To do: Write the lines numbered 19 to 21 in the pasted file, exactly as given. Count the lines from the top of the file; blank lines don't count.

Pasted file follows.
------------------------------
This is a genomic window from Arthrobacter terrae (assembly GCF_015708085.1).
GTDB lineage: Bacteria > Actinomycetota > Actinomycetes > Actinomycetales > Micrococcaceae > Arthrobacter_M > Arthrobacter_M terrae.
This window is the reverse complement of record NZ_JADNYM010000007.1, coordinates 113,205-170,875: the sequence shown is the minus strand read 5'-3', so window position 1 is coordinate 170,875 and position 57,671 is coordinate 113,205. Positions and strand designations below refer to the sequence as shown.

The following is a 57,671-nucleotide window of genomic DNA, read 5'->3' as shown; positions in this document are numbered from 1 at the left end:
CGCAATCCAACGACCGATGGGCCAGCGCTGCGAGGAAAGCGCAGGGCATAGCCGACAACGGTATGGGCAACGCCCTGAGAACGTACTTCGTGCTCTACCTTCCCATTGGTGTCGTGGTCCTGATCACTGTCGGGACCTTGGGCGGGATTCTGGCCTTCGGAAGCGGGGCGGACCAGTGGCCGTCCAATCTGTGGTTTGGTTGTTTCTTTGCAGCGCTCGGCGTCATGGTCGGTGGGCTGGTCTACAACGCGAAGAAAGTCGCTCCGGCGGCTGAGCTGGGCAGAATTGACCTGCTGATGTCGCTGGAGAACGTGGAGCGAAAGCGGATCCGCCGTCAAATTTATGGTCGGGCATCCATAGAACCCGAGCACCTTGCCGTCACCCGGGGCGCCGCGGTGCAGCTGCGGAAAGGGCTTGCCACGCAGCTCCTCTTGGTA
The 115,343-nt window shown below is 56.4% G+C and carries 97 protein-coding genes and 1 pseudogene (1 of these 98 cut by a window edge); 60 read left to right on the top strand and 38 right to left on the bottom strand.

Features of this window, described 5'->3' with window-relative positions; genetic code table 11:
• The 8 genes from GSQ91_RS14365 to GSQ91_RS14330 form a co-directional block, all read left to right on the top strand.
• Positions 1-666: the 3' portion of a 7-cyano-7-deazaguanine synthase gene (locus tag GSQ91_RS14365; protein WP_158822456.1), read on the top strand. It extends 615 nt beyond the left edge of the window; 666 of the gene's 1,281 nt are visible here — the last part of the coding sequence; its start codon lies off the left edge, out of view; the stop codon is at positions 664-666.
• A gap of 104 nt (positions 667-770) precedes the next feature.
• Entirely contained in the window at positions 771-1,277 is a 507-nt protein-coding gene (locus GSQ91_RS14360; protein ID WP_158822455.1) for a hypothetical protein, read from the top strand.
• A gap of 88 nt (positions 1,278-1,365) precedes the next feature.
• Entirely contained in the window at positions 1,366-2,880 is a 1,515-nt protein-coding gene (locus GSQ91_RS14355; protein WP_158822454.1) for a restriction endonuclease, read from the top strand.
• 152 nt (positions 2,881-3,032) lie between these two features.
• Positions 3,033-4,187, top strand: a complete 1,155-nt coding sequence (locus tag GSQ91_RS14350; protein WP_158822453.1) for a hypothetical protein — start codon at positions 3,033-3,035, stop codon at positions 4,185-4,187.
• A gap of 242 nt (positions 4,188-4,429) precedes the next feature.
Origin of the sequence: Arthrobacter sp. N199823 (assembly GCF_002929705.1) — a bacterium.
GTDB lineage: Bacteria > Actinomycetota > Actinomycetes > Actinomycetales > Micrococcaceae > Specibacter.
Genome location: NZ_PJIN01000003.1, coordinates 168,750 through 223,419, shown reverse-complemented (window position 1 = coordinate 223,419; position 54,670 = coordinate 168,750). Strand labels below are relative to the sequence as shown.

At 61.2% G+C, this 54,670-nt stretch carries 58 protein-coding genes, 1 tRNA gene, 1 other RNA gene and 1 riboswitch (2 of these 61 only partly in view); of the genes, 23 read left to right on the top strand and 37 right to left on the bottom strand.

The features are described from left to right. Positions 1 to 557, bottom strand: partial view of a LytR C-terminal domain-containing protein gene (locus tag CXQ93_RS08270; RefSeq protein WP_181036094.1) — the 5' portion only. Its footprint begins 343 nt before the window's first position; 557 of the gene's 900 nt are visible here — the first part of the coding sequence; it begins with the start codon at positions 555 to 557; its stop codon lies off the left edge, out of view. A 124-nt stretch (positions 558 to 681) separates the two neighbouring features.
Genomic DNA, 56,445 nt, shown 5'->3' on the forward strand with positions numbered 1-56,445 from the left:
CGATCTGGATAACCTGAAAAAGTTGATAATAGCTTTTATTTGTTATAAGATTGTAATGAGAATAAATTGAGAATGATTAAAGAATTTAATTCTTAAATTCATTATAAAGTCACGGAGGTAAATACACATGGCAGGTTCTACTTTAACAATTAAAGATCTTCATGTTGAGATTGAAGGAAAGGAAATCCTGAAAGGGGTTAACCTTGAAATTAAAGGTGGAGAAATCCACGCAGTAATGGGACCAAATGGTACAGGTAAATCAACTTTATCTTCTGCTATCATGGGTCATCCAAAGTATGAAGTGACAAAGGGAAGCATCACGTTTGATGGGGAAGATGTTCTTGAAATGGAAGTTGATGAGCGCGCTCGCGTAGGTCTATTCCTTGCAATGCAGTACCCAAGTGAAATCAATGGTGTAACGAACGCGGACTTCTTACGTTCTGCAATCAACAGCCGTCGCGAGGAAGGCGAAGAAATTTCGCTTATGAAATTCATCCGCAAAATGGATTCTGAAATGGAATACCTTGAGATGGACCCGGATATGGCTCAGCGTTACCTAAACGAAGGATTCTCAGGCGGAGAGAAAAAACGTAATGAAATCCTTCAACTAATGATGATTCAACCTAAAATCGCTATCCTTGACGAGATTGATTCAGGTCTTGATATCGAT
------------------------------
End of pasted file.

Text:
Genome location: NZ_PJIN01000003.1, coordinates 168,750 through 223,419, shown reverse-complemented (window position 1 = coordinate 223,419; position 54,670 = coordinate 168,750). Strand labels below are relative to the sequence as shown.

At 61.2% G+C, this 54,670-nt stretch carries 58 protein-coding genes, 1 tRNA gene, 1 other RNA gene and 1 riboswitch (2 of these 61 only partly in view); of the genes, 23 read left to right on the top strand and 37 right to left on the bottom strand.

The features are described from left to right. Positions 1 to 557, bottom strand: partial view of a LytR C-terminal domain-containing protein gene (locus tag CXQ93_RS08270; RefSeq protein WP_181036094.1) — the 5' portion only. Its footprint begins 343 nt before the window's first position; 557 of the gene's 900 nt are visible here — the first part of the coding sequence; it begins with the start codon at positions 555 to 557; its stop codon lies off the left edge, out of view. A 124-nt stretch (positions 558 to 681) separates the two neighbouring features.